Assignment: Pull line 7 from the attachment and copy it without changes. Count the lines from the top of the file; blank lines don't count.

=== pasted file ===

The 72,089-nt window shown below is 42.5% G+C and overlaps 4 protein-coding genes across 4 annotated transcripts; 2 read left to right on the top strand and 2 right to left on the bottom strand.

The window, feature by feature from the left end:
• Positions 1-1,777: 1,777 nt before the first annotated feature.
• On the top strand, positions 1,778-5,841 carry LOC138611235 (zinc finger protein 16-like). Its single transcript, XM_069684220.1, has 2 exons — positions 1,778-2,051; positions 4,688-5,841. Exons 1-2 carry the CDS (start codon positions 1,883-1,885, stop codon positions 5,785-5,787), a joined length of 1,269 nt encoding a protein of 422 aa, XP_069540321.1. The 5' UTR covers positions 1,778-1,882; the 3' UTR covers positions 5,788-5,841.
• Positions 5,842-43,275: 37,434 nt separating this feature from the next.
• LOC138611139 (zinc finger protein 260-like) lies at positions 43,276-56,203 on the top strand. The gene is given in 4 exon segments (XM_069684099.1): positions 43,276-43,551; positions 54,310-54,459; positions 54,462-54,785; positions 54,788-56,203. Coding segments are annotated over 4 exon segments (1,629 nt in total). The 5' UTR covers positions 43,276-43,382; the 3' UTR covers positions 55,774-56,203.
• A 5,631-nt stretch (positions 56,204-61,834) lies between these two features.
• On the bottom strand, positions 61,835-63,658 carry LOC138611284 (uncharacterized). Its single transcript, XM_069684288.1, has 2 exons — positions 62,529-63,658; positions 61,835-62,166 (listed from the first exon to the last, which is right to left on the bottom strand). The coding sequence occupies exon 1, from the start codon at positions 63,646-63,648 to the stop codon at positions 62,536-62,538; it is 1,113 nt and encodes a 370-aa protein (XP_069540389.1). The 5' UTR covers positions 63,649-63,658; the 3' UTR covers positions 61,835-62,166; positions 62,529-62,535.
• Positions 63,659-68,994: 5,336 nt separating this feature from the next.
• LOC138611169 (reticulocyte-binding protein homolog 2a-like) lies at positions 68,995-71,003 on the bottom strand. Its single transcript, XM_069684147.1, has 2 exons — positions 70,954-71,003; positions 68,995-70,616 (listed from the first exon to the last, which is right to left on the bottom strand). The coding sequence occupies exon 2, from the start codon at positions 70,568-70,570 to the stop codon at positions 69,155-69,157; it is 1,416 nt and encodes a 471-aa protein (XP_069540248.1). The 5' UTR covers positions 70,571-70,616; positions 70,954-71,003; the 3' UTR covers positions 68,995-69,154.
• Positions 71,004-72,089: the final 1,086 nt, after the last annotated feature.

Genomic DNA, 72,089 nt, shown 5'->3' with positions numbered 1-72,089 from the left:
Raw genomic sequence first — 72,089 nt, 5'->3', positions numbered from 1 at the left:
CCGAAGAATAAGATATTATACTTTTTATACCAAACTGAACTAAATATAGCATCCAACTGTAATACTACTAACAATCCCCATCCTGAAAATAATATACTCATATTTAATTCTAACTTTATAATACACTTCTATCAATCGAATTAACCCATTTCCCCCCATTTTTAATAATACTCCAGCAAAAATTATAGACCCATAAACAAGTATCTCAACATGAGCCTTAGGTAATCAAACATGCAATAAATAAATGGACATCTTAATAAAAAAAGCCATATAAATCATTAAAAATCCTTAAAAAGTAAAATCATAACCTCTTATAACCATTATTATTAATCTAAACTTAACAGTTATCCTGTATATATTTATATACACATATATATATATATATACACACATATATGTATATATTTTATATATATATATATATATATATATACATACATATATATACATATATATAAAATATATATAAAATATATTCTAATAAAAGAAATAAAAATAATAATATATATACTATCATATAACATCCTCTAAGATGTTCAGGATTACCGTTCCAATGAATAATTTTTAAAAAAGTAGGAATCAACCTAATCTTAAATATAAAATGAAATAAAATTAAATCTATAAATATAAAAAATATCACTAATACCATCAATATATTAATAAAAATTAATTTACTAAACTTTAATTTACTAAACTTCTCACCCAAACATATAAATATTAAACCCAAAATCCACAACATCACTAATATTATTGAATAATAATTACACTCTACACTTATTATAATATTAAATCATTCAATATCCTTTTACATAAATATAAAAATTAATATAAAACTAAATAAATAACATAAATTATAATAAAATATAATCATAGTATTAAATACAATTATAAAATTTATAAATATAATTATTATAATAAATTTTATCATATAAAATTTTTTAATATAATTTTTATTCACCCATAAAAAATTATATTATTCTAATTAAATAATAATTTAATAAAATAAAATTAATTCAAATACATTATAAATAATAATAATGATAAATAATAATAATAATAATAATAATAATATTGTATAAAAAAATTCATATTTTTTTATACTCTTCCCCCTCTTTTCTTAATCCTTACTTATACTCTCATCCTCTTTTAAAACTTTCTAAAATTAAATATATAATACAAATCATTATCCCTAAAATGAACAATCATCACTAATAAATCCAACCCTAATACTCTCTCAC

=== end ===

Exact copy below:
• A 5,631-nt stretch (positions 56,204-61,834) lies between these two features.